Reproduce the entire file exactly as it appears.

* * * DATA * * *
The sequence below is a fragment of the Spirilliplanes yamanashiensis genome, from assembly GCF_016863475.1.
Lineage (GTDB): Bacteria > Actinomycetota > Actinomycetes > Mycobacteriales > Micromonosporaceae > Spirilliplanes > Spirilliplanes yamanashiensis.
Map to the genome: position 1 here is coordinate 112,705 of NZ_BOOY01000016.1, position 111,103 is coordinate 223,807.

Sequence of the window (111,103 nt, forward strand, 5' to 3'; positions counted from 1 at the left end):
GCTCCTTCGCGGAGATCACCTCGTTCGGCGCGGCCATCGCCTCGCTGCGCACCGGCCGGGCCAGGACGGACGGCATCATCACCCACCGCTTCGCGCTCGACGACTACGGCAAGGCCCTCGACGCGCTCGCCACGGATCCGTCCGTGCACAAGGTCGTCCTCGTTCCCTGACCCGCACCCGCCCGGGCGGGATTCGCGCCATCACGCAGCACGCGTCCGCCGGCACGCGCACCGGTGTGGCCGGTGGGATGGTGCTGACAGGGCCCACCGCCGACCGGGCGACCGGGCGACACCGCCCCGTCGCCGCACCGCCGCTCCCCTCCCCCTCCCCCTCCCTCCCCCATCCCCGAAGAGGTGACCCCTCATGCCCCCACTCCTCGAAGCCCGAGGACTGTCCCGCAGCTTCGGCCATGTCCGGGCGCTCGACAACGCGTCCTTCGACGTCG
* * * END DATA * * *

The sequence below is a fragment of the Spirilliplanes yamanashiensis genome, from assembly GCF_016863475.1.
Lineage (GTDB): Bacteria > Actinomycetota > Actinomycetes > Mycobacteriales > Micromonosporaceae > Spirilliplanes > Spirilliplanes yamanashiensis.
Map to the genome: position 1 here is coordinate 112,705 of NZ_BOOY01000016.1, position 111,103 is coordinate 223,807.

Sequence of the window (111,103 nt, forward strand, 5' to 3'; positions counted from 1 at the left end):
GCTCCTTCGCGGAGATCACCTCGTTCGGCGCGGCCATCGCCTCGCTGCGCACCGGCCGGGCCAGGACGGACGGCATCATCACCCACCGCTTCGCGCTCGACGACTACGGCAAGGCCCTCGACGCGCTCGCCACGGATCCGTCCGTGCACAAGGTCGTCCTCGTTCCCTGACCCGCACCCGCCCGGGCGGGATTCGCGCCATCACGCAGCACGCGTCCGCCGGCACGCGCACCGGTGTGGCCGGTGGGATGGTGCTGACAGGGCCCACCGCCGACCGGGCGACCGGGCGACACCGCCCCGTCGCCGCACCGCCGCTCCCCTCCCCCTCCCCCTCCCTCCCCCATCCCCGAAGAGGTGACCCCTCATGCCCCCACTCCTCGAAGCCCGAGGACTGTCCCGCAGCTTCGGCCATGTCCGGGCGCTCGACAACGCGTCCTTCGACGTCG